Working towards independent energy supply, New homes in American Fork, Bringing Hope to the Table

Daimler partners, working towards independent power

Daimler AG announced it is utilizing its automotive fuel cell systems in stationary power systems to demonstrate a sustainable and independent energy supply for data centers, and to accelerate the transition to renewable energy generation and supply.

The company has experience with hydrogen-powered electric vehicles over several vehicle generations and millions of tests around the world, and recently presented the next step with pre-production models of the Mercedes-Benz GLC F Cell. Convinced of the potential of fuel cell technology and hydrogen as an energy storage medium in the context of the overall energy system, the company is extending its development activities into non-transportation industries. Joining forces with industry leaders Hewlett Packard Enterprise and Power Innovations, Daimler will develop prototype systems starting this year for back-up and continuous power solutions for data centers and other stationary applications using automotive hydrogen fuel cell systems.

According to a Daimler press release, data centers are some of the largest consumers of power in the new economy, and the growth rate of this power consumption is significant as well. Fuel cells are projected to offer high reliability, unlimited scalability and renewable energy benefits without costly utility dependency.“Rapidly escalating power demands are putting pressure on traditional power delivery solutions. The use of Daimler fuel cells for continuous and back-up power solutions will allow us to explore new, sustainable, cost-effective and rapid methods to power our customers’ data centers,” said Bill Mannel with Hewlett Packard Enterprise in a press release.

New housing announced in American Fork

Oakwood Homes recently announced a new home development to be built in American Fork: Hansen Ranch. Additionally, the company is expanding its offerings at Holbrook Farms in Lehi.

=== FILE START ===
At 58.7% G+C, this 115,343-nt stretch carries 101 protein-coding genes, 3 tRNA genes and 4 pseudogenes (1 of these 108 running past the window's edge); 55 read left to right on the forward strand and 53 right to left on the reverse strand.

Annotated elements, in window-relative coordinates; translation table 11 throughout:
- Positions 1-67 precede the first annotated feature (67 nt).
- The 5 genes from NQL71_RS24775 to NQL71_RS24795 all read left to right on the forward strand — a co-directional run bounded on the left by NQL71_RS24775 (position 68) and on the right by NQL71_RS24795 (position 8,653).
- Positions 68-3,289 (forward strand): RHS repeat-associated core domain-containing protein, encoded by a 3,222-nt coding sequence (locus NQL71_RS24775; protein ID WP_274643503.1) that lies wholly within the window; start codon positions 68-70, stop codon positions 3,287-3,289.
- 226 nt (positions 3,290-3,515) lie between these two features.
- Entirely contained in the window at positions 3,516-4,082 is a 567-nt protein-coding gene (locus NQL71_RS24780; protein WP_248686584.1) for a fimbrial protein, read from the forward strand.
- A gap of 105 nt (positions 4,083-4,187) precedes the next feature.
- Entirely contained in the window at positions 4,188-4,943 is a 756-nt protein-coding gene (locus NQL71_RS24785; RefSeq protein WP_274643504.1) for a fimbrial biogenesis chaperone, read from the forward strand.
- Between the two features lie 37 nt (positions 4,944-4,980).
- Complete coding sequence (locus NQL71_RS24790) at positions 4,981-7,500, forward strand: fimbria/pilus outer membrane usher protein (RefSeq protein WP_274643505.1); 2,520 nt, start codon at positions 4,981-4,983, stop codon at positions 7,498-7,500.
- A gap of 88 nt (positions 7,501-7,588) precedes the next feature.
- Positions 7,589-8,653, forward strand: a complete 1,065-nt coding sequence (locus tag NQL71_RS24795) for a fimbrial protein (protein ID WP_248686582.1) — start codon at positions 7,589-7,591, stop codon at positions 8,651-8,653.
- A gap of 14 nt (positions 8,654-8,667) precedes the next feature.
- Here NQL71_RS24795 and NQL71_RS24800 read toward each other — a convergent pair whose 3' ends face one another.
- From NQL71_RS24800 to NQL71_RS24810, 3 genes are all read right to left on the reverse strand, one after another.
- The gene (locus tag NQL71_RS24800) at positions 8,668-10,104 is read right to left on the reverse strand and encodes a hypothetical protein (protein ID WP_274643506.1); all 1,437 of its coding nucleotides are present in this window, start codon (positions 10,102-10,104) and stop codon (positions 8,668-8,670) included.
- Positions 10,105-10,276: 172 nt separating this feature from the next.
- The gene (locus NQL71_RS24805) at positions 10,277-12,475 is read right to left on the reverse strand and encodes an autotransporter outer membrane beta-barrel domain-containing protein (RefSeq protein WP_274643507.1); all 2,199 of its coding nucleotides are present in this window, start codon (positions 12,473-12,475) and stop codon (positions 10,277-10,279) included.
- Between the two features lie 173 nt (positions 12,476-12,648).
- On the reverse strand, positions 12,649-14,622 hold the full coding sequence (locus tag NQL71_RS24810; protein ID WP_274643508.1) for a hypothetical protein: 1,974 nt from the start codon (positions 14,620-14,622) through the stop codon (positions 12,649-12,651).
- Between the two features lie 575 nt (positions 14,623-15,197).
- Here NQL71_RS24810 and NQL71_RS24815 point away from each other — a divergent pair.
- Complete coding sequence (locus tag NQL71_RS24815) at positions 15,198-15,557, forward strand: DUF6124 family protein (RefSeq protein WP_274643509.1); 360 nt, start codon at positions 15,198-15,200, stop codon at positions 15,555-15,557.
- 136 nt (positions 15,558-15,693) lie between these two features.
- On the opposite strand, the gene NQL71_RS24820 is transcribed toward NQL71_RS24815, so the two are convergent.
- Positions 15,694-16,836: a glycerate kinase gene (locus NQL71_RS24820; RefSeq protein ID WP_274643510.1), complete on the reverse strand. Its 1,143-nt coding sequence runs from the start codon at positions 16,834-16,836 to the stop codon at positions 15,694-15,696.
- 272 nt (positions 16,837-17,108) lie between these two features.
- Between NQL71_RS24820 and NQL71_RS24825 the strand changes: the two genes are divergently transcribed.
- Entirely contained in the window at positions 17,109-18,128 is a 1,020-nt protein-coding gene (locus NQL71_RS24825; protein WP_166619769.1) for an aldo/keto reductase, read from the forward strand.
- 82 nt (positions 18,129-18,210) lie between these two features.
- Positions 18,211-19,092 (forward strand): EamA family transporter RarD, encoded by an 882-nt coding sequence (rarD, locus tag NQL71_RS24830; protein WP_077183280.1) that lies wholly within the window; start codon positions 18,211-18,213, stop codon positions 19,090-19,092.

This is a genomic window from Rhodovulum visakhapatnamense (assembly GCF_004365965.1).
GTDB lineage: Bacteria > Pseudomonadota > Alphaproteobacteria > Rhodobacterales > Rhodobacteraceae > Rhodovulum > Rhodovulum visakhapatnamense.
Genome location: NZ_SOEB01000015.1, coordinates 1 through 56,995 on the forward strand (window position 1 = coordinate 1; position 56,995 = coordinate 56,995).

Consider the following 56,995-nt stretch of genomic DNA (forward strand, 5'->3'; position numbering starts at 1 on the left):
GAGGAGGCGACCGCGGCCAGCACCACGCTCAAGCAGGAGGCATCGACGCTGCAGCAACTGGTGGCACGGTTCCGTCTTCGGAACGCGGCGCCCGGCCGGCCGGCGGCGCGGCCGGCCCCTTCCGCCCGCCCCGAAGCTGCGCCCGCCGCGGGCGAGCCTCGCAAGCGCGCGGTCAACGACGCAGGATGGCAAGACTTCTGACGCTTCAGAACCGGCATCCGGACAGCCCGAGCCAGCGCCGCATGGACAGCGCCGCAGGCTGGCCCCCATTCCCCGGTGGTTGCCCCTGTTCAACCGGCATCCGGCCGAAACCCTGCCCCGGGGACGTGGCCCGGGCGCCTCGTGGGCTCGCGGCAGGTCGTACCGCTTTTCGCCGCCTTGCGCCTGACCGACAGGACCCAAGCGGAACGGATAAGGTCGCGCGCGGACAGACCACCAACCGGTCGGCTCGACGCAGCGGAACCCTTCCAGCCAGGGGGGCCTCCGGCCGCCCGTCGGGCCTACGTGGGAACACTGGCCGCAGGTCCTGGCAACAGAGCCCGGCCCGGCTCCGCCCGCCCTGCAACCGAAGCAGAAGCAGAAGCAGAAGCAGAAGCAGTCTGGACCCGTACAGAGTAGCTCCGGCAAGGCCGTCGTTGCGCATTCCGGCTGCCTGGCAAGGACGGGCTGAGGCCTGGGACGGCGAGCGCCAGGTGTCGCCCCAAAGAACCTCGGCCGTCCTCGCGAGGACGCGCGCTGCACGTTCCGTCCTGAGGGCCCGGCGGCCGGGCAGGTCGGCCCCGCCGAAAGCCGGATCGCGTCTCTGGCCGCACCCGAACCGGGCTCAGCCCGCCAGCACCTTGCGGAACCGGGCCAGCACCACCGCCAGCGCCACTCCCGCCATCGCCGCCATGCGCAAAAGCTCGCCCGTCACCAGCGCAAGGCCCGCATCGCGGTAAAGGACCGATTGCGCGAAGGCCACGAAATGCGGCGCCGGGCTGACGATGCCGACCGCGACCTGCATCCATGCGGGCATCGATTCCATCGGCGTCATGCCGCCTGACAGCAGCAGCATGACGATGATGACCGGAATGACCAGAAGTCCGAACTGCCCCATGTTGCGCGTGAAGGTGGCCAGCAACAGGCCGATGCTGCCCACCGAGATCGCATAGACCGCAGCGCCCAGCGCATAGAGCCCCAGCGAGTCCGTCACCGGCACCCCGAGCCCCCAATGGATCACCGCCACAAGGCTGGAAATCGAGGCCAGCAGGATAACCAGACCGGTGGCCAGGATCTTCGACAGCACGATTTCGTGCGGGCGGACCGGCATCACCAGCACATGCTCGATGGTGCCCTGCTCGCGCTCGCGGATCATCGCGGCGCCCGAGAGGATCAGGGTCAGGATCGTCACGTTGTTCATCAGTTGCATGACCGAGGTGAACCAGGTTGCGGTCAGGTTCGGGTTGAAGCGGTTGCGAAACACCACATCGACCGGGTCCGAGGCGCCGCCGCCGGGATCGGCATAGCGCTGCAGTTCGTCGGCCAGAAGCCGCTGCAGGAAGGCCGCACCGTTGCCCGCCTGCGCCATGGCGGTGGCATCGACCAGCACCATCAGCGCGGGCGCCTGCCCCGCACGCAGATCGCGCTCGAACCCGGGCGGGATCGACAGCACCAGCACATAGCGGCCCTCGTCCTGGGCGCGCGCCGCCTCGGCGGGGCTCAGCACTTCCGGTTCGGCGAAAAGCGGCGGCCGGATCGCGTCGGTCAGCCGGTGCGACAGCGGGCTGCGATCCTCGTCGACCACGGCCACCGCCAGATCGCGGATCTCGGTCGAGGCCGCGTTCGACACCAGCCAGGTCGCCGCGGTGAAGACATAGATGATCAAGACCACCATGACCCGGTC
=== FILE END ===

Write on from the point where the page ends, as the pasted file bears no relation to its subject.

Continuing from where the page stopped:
“When we saw the Hansen Ranch property, we knew it’d be an ideal setting for homeowners,” said Kelli Cunningham, vice president of sales for Oakwood Homes Utah division. “Set among established neighborhoods with nearby schools and parks, and the Wasatch Mountains as its backdrop, it has a country feel to it. We believe the quality new homes we’ll bring to the area will be welcomed by prospective homeowners.”

Hansen Ranch is located on a former horse ranch property in American Fork at 1100 East and 400 North and will include 90 single-family homes between 2,000 to 3,300 finished square feet and up to 4,500 square feet, unfinished. Sales officially begin in February 2018.

‘Bringing Hope to the Table’ donation drive

Smith’s Food & Drug is again offering customers a convenient way to reach out and help others during the holiday season with its “Bringing Hope to the Table” donation drive. From now through December 31, customers may add a $1, $5 or $10 donation to their grocery orders, and 100 percent of the contribution will then be converted into Smith’s gift cards for Utah Food Bank. The Food Bank then can purchase meat, grocery items, dairy or other needed items at cost.

“This is yet another way in which our resources, combined with the support of our associates and customers, work together to make a positive impact in our communities,” said Aubriana Martindale, division corporate affairs manager for Smith’s. “Just a few dollars can create a nutritious meal for another person who otherwise would go without.”

The Bringing Hope To the Table donation drive for Utah Food Bank ties into Smith’s newly launched Zero Hunger/Zero Waste initiative, an effort aimed at ending hunger in the communities Smith’s calls home and eliminating waste across the company by 2025.

“No family in our community should ever go hungry, and no food in the stores we operate should ever go to waste,” said Martindale.

Smith’s helps fight hunger throughout its seven states of operation. In addition to cash support, each day stores donate nutritious but unsellable foods to local food banks.

In 2016, enough food was contributed this way to create 1,710,492 meals through food bank and pantry networks in Utah.

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